Food & wine

Griddled Courgettes and red peppers with feta cheese, lemon, basil and almonds

Steve Farrow's recipe this week is a delicious solution to a glut of courgettes.

Griddled Courgettes And Red Peppers With Feta Cheese, Lemon, Basil And Almonds

This recipe, like so many good ones that end up becoming staples, came about through me seeing what was in the fridge and making the best of it. Like many in lockdown all over the country, we've been growing courgettes in our garden again this year, though they have been a bit tardy compared to many people's, and we've just begun to harvest them.

I took a few while they were baby-sized, about the length and thickness of my middle finger, when they are sweet and tender and even the remnant of stem is deliciously edible. Halved lengthwise and griddled they stay firm, and when drizzled with good oil or a dressing while still fresh from the pan they soak up everything while retaining their character. It's the ideal way to cook them, because they don't go soggy.

From what I hear, most of my gardening friends are contending with wonderful courgettes gorged on the mixture of sun and rain we've been having, with one or two reporting marrow-sized beasts that seemed to wait until their gardeners' backs were turned before swelling into monsters almost overnight! This recipe makes the best of these verdant veg and is perfect for a summer lunchtime or a starter at dinner. It can be scaled up easily enough to feed a gathering and served alongside a piece of grilled chicken or simply cooked salmon or tuna it makes a fine main meal and one for the sunshine.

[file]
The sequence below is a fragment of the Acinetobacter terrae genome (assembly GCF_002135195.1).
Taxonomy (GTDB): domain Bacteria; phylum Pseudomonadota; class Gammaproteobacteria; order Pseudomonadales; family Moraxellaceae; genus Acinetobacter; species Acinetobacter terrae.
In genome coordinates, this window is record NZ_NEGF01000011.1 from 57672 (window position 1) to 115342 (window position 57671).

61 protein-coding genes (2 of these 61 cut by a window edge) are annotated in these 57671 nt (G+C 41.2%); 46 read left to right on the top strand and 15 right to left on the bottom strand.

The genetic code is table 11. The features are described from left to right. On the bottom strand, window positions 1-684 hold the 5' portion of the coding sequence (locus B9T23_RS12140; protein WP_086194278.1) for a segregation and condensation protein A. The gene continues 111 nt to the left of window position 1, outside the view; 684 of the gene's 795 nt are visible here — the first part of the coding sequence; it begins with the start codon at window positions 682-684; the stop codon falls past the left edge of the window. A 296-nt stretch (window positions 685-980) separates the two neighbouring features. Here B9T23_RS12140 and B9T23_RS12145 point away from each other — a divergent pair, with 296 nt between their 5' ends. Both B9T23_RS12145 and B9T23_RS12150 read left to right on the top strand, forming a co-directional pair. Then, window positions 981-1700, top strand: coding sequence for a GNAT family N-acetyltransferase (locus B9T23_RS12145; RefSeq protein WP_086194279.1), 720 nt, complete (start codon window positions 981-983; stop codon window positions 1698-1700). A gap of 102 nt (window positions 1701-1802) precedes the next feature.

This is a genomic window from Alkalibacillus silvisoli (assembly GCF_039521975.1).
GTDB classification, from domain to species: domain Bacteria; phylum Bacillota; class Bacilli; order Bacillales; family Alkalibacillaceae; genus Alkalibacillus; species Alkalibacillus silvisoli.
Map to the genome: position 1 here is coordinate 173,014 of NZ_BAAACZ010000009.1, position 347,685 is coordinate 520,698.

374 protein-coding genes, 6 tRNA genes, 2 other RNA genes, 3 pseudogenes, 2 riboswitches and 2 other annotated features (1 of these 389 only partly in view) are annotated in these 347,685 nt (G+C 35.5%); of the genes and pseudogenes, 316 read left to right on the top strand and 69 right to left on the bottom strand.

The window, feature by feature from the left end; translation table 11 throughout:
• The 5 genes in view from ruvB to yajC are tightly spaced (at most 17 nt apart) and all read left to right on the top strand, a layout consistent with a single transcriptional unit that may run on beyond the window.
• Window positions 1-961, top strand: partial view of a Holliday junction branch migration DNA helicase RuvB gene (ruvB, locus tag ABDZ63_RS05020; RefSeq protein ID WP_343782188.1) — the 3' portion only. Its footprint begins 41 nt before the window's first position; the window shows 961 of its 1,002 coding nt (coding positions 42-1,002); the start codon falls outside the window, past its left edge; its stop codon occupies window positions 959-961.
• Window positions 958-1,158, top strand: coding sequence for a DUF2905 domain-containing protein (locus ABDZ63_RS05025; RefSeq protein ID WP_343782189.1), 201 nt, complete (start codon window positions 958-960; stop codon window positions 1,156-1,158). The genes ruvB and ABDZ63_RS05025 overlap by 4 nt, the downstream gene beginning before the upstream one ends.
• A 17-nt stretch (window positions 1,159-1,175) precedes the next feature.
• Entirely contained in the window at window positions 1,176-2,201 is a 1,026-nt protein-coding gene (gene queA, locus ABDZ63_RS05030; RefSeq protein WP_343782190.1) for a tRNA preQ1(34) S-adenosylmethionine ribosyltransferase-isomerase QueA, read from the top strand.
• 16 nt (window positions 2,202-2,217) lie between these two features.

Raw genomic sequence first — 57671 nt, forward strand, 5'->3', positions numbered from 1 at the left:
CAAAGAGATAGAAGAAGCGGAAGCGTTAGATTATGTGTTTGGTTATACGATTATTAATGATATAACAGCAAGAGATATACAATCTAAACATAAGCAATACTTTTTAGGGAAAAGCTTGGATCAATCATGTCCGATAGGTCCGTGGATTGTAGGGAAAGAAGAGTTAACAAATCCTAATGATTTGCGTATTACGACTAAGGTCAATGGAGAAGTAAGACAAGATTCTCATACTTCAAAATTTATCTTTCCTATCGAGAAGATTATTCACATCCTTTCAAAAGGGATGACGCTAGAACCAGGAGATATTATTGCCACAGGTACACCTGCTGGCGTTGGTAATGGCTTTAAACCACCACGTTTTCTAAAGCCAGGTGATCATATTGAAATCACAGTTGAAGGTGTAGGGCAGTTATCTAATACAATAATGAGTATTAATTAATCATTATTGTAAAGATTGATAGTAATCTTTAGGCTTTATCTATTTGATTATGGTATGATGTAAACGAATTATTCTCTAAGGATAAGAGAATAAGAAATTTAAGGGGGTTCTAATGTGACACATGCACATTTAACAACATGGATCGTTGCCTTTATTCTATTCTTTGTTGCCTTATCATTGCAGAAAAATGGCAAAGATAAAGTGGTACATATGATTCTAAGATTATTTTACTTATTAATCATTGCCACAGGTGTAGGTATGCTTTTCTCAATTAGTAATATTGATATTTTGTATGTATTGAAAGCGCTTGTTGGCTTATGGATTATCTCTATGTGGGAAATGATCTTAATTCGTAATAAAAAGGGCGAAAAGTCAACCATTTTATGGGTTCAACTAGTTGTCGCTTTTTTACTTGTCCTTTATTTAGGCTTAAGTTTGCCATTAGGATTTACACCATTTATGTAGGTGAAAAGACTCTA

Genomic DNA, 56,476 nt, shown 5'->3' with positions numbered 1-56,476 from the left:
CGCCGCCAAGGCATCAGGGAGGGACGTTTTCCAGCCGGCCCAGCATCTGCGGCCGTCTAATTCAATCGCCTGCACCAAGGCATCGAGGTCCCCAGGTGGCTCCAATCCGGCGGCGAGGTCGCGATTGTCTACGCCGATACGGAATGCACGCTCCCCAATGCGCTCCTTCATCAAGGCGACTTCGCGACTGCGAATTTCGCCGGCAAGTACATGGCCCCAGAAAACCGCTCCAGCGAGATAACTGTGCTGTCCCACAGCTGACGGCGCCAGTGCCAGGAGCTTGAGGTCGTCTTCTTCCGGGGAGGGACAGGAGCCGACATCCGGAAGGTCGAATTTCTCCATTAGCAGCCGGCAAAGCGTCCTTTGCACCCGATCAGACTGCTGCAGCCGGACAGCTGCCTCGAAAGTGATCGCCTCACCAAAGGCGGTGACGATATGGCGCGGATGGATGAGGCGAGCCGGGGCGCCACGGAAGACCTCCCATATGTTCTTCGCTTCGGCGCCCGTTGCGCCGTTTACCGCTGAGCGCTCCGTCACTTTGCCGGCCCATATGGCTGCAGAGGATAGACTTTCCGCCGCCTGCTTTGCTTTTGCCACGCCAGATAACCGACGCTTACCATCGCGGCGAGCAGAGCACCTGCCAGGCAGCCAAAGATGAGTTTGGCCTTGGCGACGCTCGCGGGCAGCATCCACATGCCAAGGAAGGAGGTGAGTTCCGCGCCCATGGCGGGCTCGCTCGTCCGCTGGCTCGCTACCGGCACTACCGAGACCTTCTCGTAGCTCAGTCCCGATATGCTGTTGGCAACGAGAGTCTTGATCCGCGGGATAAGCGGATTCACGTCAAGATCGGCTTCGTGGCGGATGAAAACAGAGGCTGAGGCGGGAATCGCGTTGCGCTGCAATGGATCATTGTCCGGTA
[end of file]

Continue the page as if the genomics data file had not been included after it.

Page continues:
(serves 4 as a starter or accompaniment, or two as a main)

  • 2 courgettes, cut into about 1cm square batons (or can buy baby courgettes: they look and taste beautiful in this recipe, simply halved lengthwise before griddling)
  • 1 large red or yellow (or half of each) pepper, deseeded and cut into large dice
  • 1 tbsp olive oil for frying
  • 75g Feta cheese, crumbled into chunks (soft goat's cheese or goat's curd, or a spoonful or two of cream cheese, work well too)
  • Zest and juice of half a lemon (use the other half on the plate for diners to squeeze over if they like)
  • Handful of basil leaves (you could use mint or fresh thyme also)
  • 30g flaked almonds
  • Extra virgin olive oil
  • Salt and black pepper


  1. Put a frying pan over a moderate heat. Once hot, add the almond flakes to the hot, dry pan and toast them, tossing occasionally to spread them and turn them. It will only take a few minutes so keep a watchful eye on them. Take them off the heat and remove from the pan as soon as they are just turning golden brown.
  2. Heat a griddle pan until smoking hot. Lay the courgette batons or halved baby courgettes on the griddle pan cut side down and gently press them on to the ridges. Then leave them, don't move them around, and let them char for a couple of minutes or so, then turn them and do the same so that both sides get griddle marks. You can do this on a barbecue, but they'll need hawk-like watching unless the coals are not at their hottest. You don't want them to dry out. If you have neither a griddle pan nor a barbecue, use a sizzling hot frying pan, and very lightly oil it, and fry the courgettes until they brown.